I was immensely impressed and proud when in 2018 a team of 10 St Anselm Hall
students volunteered to undertake a project to research each of the 23 Anselmians who
died in the two World Wars. After much detailed ground work they published a well
documented and beautiful book on the subject, entitled “Floreat - The Fallen”.
This was then followed by another project to lay a wreath at each of the graves of the 23
Anselmians, wherever the graves were located around the world. Both projects were led
by Fr Hugh Bearn who had served in the RAF.
I also served in the RAF and, living in Berkshire, was asked to lay wreaths at the graves of two RAF Officers buried in West London, which I was honoured to do, albeit that I was delayed by the COVID-19 pandemic.
First, Pilot Officer William Thomas James O’Brien, the Royal Air Force. He was killed on December 3rd 1944 at the age of 21 flying a Hawker Typhoon as part of 184 Squadron, a Fighter Bomber Squadron. He went to school in Islington and is buried in the Hendon Cemetery. This cemetery is vast but with the assistance of the staff we located William’s grave and on their advice I drove my car to it. It was on the far side of the cemetery in a quiet corner so I laid my wreath on his grave there on behalf of St Anselm Hall. It was heading towards dusk on a winter’s evening with the sun setting behind some adjacent trees, and it was all very quiet.
Second, Flying Officer David Lillington, the Royal Air Force. He was killed on June 9th
1944 at the age of 20 flying a Handley Page Bomber as part of 102 Squadron, a Bomber
Squadron. He is buried in the churchyard of St Martin of Tours in Ruislip, his hometown.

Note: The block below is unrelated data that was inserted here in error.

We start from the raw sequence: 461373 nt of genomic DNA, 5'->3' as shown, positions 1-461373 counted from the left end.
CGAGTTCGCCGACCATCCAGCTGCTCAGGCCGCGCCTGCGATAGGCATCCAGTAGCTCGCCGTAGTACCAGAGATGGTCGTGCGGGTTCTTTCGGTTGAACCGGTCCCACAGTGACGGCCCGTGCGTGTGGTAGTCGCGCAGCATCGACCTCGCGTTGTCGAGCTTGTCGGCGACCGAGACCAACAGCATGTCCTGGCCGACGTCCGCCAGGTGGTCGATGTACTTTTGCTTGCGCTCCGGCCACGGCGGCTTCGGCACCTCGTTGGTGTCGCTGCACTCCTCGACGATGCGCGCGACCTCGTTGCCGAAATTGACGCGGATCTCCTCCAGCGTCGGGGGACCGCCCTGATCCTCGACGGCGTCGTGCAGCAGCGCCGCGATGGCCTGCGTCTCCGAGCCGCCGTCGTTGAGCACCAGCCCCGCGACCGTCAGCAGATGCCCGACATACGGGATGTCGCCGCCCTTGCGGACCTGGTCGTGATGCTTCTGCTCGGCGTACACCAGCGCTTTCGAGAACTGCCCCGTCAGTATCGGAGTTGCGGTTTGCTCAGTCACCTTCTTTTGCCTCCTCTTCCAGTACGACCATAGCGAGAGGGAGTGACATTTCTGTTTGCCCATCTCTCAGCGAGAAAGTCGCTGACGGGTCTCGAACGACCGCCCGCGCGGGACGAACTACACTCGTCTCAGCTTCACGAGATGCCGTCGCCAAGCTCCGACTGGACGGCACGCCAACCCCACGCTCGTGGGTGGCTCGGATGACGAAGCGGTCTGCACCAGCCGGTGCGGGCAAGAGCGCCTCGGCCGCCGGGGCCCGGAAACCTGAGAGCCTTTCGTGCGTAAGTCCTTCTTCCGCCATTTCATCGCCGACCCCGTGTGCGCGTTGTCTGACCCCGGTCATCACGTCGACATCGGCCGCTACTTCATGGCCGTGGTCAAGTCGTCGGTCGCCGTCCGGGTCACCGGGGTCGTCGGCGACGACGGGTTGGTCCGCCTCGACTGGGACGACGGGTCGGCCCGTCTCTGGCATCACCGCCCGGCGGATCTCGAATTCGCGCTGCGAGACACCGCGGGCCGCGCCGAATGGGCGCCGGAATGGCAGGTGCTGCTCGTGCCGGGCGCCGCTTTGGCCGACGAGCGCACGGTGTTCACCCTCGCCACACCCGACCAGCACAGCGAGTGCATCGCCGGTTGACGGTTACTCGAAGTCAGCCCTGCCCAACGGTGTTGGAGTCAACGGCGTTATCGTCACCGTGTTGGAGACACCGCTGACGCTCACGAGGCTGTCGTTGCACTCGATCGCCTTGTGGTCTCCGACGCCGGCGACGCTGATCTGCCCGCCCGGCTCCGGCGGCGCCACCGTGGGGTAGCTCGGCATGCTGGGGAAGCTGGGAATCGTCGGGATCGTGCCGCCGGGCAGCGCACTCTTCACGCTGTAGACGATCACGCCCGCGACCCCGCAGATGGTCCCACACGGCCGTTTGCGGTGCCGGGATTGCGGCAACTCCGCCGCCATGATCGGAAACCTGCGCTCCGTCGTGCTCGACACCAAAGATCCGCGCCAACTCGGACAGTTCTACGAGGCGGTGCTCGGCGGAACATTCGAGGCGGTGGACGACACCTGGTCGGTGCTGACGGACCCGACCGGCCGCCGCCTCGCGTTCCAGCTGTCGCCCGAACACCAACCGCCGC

It took me two attempts to find David’s grave because whereas Service men and woman
killed in action mainly have Commonwealth Wargrave Commission Headstones, David’s
family had chosen to erect a family headstone. Once I had discovered it with the help of
the Vicar, I found the grave and headstone to be in good order and in a quiet spot, so I
laid my wreath there on behalf of St Anselm Hall. This time it was a pleasant sunny
afternoon in early spring and the birds were chirping away.
These two young men died so young and so close to the end of the Second World War
the following April 1945. I served in the Royal Air Force for 30 years and lost a number of
my friends so laying these two wreaths was poignant for me. Also in the course of my
time in the RAF I had the privilege of serving with some outstanding German officers.
Now retired and standing before these two graves I felt a great sense of sadness at the
unnecessary loss of young life, and the need always to differentiate between patriotism
and nationalism. I stood briefly to attention, thanked William and David for their sacrifice,
and turned away.